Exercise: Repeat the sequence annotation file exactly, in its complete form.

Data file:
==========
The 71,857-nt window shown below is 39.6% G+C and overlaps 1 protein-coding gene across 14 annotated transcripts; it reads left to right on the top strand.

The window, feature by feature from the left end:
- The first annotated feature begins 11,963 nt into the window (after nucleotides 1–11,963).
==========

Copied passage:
The 71,857-nt window shown below is 39.6% G+C and overlaps 1 protein-coding gene across 14 annotated transcripts; it reads left to right on the top strand.

The window, feature by feature from the left end:
- The first annotated feature begins 11,963 nt into the window (after nucleotides 1–11,963).